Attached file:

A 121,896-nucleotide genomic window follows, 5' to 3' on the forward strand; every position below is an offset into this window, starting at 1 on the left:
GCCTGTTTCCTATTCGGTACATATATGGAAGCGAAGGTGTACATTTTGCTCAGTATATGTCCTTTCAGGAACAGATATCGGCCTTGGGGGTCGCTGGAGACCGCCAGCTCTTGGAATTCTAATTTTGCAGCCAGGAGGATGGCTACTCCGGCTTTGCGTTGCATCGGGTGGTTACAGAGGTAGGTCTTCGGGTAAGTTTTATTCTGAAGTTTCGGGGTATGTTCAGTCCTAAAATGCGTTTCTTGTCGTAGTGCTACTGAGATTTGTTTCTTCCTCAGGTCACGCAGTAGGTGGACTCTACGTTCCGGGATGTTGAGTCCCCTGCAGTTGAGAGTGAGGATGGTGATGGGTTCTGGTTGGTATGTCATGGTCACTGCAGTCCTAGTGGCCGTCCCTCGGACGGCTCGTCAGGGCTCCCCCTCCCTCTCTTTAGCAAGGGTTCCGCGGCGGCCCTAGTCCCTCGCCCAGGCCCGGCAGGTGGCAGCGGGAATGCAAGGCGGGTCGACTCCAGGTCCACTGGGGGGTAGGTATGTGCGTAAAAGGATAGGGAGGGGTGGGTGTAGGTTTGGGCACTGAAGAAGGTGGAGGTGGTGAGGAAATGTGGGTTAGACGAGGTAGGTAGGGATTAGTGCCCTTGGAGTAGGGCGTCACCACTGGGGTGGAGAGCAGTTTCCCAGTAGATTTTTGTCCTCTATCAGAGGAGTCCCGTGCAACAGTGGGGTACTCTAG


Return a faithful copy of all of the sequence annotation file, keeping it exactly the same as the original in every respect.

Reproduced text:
A 121,896-nucleotide genomic window follows, 5' to 3' on the forward strand; every position below is an offset into this window, starting at 1 on the left:
GCCTGTTTCCTATTCGGTACATATATGGAAGCGAAGGTGTACATTTTGCTCAGTATATGTCCTTTCAGGAACAGATATCGGCCTTGGGGGTCGCTGGAGACCGCCAGCTCTTGGAATTCTAATTTTGCAGCCAGGAGGATGGCTACTCCGGCTTTGCGTTGCATCGGGTGGTTACAGAGGTAGGTCTTCGGGTAAGTTTTATTCTGAAGTTTCGGGGTATGTTCAGTCCTAAAATGCGTTTCTTGTCGTAGTGCTACTGAGATTTGTTTCTTCCTCAGGTCACGCAGTAGGTGGACTCTACGTTCCGGGATGTTGAGTCCCCTGCAGTTGAGAGTGAGGATGGTGATGGGTTCTGGTTGGTATGTCATGGTCACTGCAGTCCTAGTGGCCGTCCCTCGGACGGCTCGTCAGGGCTCCCCCTCCCTCTCTTTAGCAAGGGTTCCGCGGCGGCCCTAGTCCCTCGCCCAGGCCCGGCAGGTGGCAGCGGGAATGCAAGGCGGGTCGACTCCAGGTCCACTGGGGGGTAGGTATGTGCGTAAAAGGATAGGGAGGGGTGGGTGTAGGTTTGGGCACTGAAGAAGGTGGAGGTGGTGAGGAAATGTGGGTTAGACGAGGTAGGTAGGGATTAGTGCCCTTGGAGTAGGGCGTCACCACTGGGGTGGAGAGCAGTTTCCCAGTAGATTTTTGTCCTCTATCAGAGGAGTCCCGTGCAACAGTGGGGTACTCTAG